Almost all of Britain was wooded after the last ice retreated. Maybe not the sort of total treecover they used to imagine a century ago, as if a squirrel could go from Dover to Cape Wrath without setting foot on the ground - its now thought likely that a lot of it was scrubbier than that ad also perhaps kept open by large herbivores - but there were trees and there was soil almost everywhere. Even on the high tops. Open moorland is much more recent, and probably down to human activity.

For what its worth there are many types of rock on Scafell Pike. It, and the other fells around it, are the eroded remains of a volcano, and different eruptions spewed out different complex mixtures of minerals.


To illustrate the point I was trying to make with what I hope is a better example, FTL travel implies causality breaking, matter with negative energy, power sources that make nuclear reactors look like hearing aid batteries, and a host of other things. The majority of science fiction books aren't going to deal with any of that.

As a reader, it's hard to guess which sorts of extrapolations from the written facts are going to deepen my understanding of the fiction, and which are only going to poke holes in it.


"I'd suggest that you describe a hypothetical alien that is physically incapable of making fire, yet, by making some else "central to a different technological path"[...]"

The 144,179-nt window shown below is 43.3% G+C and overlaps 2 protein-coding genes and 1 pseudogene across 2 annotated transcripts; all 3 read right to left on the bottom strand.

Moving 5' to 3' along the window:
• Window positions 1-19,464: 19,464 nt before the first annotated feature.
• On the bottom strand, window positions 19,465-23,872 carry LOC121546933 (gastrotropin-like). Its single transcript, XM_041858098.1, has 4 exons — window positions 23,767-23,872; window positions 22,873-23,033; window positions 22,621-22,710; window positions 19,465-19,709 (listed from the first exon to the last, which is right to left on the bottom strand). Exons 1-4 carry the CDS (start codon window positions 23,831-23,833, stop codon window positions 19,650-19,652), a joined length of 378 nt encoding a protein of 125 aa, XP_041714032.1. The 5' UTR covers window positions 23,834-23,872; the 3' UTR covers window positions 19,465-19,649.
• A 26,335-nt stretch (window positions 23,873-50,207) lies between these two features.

The problem is that since I'll have to make up this alien out of my imagination it might not seem plausible to you. If it was a real alien I could point at it and say it doesn't matter whether you think it ought to work that way, here it is. But I can't do that.

So I imagine a low-gravity water world with an atmosphere that has no free oxygen. A lot of sulfur.

We got first sulfur photosynthesis and later oxygen photosynthesis. I don't know which is energetically more efficient, I suspect the oxygen is, but maybe more important oxygen is far more plentiful than sulfur. So sulfur photosynthesis only survives here in little anaerobic pockets that have sufficient sulfur. I saw the purple once in a puddle of water above a big coal field. On this world it's the sulfur photosynthesis which dominates, and there is no land life since there is no land. (I have no idea whether it's plausible that there could be a world with no dry land, maybe the geology requires that dry land has to happen. I dunno.)